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Hoffmann, R. A wiki for the life sciences where authorship matters. Nature Genetics (2008)
 
 
 
 
 

Regulation of involucrin gene expression.

The epidermis is a dynamic renewing structure that provides life-sustaining protection from the environment. The major cell type of the epidermis, the epidermal keratinocyte, undergoes a carefully choreographed program of differentiation. Alteration of these events results in a variety of debilitating and life-threatening diseases. Understanding how this process is regulated is an important current goal in biology. In this review, we summarize the literature regarding regulation of involucrin, an important marker gene that serves as a model for understanding the mechanisms that regulate the differentiation process. Current knowledge describing the role of transcription factors and signaling cascades in regulating involucrin gene expression are presented. These studies describe a signaling cascade that includes the novel protein kinase C isoforms, Ras, MEKK1, MEK3, and a p38delta-extracellular signal regulated kinase 1/2 complex. This cascade regulates activator protein one, Sp1, and CCATT/enhancer-binding protein transcription factor DNA binding to two discrete involucrin promoter regions, the distal- and proximal-regulatory regions, to regulate involucrin gene expression.[1]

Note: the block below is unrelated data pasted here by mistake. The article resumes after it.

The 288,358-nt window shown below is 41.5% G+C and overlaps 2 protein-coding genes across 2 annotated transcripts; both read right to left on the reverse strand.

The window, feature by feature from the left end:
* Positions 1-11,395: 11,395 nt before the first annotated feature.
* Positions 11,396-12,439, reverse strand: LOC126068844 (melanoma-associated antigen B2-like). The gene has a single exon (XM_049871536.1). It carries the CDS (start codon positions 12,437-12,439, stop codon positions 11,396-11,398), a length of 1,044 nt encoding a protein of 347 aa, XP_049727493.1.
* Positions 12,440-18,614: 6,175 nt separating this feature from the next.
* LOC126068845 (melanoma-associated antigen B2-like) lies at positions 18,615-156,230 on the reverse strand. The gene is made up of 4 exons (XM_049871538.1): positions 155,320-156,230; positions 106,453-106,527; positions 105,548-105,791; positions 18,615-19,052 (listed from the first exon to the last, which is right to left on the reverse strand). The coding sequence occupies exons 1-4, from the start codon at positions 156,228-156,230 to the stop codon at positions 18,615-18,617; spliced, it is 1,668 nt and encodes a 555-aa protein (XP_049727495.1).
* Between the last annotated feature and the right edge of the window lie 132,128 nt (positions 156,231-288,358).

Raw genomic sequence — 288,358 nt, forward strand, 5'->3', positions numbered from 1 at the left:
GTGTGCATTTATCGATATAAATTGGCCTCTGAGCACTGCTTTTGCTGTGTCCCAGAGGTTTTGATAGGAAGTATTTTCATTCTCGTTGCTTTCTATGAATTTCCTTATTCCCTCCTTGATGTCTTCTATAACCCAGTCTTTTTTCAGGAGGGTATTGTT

References

  1. Regulation of involucrin gene expression. Eckert, R.L., Crish, J.F., Efimova, T., Dashti, S.R., Deucher, A., Bone, F., Adhikary, G., Huang, G., Gopalakrishnan, R., Balasubramanian, S. J. Invest. Dermatol. (2004) [Pubmed]
 
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